Students 2017-09-21T04:13:24+00:00



Working and studying at the same time! Why not!


Starting on a Career in Aviation…

Where do you want to go? What do you want to do?


Only if your dad owns a maintenance organisation or an airline, everybody else has to do it the hard way, and even if your dad does own an airline you still need training to get to certifying status.

TPSD, Training, Practice and Self Denial, a bit like being a Buddhist Monk but without the need to go begging for your next meal, (usually).  The TPSD route may be made easier by doing it through an organisation, like the military or by getting an apprenticeship.

Determination.  By which I mean you need to try,,, a lot.  Luck might get you to the first hurdle but only TPSD will get you over it.

Lots of them, towards a training facility and all with one guiding concept in mind, TPSD.

I’m sure you will, when, where, how much it will pay,  and,  will it get you all the pleasures in life, depends on you and your attitude to TPSD

That is a tricky question to answer straight out.  There are 2 answers which depend on what you want to be doing in 10 or 15 years time.  I would never advise anybody that having a degree is a bad thing.  You should always get one if you can, but there is a but, well 3 buts actually.

If all you ever want to do is to work on aeroplanes for the joy it gives you fixing something then probably a degree is not going to be of much value to you.  Save your money for an aircraft type course which will be a definite plus.
If you think that in a few years time you would like to be an executive level person with a large maintenance company, having an aviation engineering degree will put you in a much better spot to get a position like that than the guys who do not have a degree.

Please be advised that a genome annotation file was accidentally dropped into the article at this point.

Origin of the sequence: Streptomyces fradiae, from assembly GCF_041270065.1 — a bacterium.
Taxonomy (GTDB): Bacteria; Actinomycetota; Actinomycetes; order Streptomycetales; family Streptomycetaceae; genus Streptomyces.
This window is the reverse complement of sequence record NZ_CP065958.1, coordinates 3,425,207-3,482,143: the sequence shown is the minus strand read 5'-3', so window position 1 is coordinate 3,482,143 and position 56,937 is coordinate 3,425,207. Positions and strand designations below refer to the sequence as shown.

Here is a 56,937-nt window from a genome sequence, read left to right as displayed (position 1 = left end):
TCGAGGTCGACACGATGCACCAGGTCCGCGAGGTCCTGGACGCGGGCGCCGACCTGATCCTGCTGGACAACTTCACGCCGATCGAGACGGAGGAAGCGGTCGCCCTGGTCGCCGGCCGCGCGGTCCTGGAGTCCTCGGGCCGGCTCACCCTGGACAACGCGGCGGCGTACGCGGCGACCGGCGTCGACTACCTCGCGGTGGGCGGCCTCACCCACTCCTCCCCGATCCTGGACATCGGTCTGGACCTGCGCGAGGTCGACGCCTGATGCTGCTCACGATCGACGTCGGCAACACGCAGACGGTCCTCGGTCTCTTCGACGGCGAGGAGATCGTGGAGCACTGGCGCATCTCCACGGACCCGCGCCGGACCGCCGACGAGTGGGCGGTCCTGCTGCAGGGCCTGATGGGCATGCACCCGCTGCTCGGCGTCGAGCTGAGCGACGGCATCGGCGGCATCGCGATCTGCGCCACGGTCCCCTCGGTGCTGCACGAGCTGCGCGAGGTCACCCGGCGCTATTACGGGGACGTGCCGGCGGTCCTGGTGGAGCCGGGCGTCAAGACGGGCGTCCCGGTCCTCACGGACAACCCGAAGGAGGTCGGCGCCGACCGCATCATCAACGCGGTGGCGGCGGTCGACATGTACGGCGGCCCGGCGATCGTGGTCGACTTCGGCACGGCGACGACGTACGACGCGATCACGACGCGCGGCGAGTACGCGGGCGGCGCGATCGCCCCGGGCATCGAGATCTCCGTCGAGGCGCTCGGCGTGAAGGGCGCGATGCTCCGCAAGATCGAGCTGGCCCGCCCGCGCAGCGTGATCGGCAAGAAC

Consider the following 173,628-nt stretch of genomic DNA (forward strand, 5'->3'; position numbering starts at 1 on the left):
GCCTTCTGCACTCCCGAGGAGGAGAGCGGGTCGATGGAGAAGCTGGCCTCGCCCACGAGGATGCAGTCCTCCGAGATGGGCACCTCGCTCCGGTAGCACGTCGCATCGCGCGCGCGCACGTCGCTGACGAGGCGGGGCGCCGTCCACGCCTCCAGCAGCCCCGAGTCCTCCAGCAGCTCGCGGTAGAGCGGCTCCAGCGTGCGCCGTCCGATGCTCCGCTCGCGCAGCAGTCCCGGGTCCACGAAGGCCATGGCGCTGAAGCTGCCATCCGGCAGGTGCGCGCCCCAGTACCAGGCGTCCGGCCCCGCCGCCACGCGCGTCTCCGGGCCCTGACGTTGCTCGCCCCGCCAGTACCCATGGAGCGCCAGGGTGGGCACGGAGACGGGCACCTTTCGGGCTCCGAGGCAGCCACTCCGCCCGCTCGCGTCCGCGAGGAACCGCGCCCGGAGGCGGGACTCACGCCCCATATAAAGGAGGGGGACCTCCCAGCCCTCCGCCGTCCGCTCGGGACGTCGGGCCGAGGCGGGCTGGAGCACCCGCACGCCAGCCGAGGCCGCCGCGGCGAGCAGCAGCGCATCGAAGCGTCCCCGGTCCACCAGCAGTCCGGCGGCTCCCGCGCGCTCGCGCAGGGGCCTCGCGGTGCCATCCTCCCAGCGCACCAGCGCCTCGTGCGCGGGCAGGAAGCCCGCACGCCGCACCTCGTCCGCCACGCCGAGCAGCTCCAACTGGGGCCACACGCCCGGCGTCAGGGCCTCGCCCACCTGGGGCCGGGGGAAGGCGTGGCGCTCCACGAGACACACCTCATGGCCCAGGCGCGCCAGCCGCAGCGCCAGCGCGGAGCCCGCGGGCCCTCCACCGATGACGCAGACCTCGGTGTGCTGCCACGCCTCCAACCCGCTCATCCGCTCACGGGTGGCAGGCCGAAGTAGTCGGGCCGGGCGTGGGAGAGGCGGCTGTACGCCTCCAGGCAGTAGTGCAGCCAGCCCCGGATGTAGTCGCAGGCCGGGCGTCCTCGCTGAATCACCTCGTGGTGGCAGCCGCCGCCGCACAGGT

Similarly if you think you might like to run your own company one day then having a degree will be good, but a business degree will probably suit you more than an engineering degree

Ask this question first.
First step is to really look at what your motivation is.  If you are prepared to study for ages all through your career, accept responsibility for your own actions, work under pressure and enter an industry with more rules and regulations than almost any other, then you are probably going to do just fine.
Second step is to determine if you are smart and capable enough.  It sounds hard and is probably politically incorrect to say it, but if you are not endowed with the right faculties you will struggle to achieve the required standard.  You need mental agility and capacity.  You need physical strength and dexterity.  Without sufficient of either of them you are going to struggle.  There are physical barriers to doing this type of work, you usually need all 5 fingers on each hand, nuts and bolts need manipulating, often in a small space and that can be a struggle.  You need to be able to crawl around underneath and inside an aeroplane.  You need to be able to see colours in dim light and hear sometimes quite quiet sounds, without those capacities, guess what, you are going to struggle.  
An employer looks for people that can do all the job for him.  If he has to do something for you, to get the job done, he probably has other things to do that are more important to him.
Third step is to look around and find someone who has been in the industry for a long time and ask them what they think about it.  Ask them how much they are getting paid and if they would ever change.  All the good ones say enough and no.
Fourth step.  If you’re still interested and think you’d like to try it, we can help you.


If you’re thinking about a career in Aviation, we invite you to come visit us and talk about your exciting future and our courses at the Melbourne Careers Expo. The expo runs during August each year. For more details about the expo and other displays, please visit www.careerexpo.com.au.

Training  By Engineers…For Engineers